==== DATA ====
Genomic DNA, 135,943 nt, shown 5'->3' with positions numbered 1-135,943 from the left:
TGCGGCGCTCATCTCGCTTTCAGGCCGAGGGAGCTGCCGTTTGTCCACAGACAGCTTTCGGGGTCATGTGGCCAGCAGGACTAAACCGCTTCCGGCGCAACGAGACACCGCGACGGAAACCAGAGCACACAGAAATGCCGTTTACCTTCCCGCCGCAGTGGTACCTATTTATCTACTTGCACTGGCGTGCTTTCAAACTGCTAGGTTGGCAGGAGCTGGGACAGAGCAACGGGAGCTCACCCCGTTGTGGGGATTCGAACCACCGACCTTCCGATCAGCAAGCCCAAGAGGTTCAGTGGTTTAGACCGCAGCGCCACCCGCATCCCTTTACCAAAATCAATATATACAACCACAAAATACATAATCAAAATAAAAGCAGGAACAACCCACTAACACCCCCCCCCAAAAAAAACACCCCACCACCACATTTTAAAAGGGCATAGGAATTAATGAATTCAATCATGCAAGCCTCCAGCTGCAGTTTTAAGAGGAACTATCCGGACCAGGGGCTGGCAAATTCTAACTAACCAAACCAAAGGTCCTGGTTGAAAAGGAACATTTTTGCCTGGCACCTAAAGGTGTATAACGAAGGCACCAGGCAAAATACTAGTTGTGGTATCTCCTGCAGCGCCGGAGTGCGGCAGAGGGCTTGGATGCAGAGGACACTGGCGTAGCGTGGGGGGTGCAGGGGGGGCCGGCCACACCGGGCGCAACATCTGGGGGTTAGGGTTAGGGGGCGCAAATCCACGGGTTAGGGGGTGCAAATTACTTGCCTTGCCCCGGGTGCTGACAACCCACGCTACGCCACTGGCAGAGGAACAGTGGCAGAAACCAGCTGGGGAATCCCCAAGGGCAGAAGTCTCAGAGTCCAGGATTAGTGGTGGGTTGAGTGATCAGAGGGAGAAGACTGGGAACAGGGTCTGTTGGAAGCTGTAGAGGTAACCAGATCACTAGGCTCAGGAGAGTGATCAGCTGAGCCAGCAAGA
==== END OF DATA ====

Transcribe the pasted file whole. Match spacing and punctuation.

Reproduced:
Genomic DNA, 135,943 nt, shown 5'->3' with positions numbered 1-135,943 from the left:
TGCGGCGCTCATCTCGCTTTCAGGCCGAGGGAGCTGCCGTTTGTCCACAGACAGCTTTCGGGGTCATGTGGCCAGCAGGACTAAACCGCTTCCGGCGCAACGAGACACCGCGACGGAAACCAGAGCACACAGAAATGCCGTTTACCTTCCCGCCGCAGTGGTACCTATTTATCTACTTGCACTGGCGTGCTTTCAAACTGCTAGGTTGGCAGGAGCTGGGACAGAGCAACGGGAGCTCACCCCGTTGTGGGGATTCGAACCACCGACCTTCCGATCAGCAAGCCCAAGAGGTTCAGTGGTTTAGACCGCAGCGCCACCCGCATCCCTTTACCAAAATCAATATATACAACCACAAAATACATAATCAAAATAAAAGCAGGAACAACCCACTAACACCCCCCCCCAAAAAAAACACCCCACCACCACATTTTAAAAGGGCATAGGAATTAATGAATTCAATCATGCAAGCCTCCAGCTGCAGTTTTAAGAGGAACTATCCGGACCAGGGGCTGGCAAATTCTAACTAACCAAACCAAAGGTCCTGGTTGAAAAGGAACATTTTTGCCTGGCACCTAAAGGTGTATAACGAAGGCACCAGGCAAAATACTAGTTGTGGTATCTCCTGCAGCGCCGGAGTGCGGCAGAGGGCTTGGATGCAGAGGACACTGGCGTAGCGTGGGGGGTGCAGGGGGGGCCGGCCACACCGGGCGCAACATCTGGGGGTTAGGGTTAGGGGGCGCAAATCCACGGGTTAGGGGGTGCAAATTACTTGCCTTGCCCCGGGTGCTGACAACCCACGCTACGCCACTGGCAGAGGAACAGTGGCAGAAACCAGCTGGGGAATCCCCAAGGGCAGAAGTCTCAGAGTCCAGGATTAGTGGTGGGTTGAGTGATCAGAGGGAGAAGACTGGGAACAGGGTCTGTTGGAAGCTGTAGAGGTAACCAGATCACTAGGCTCAGGAGAGTGATCAGCTGAGCCAGCAAGA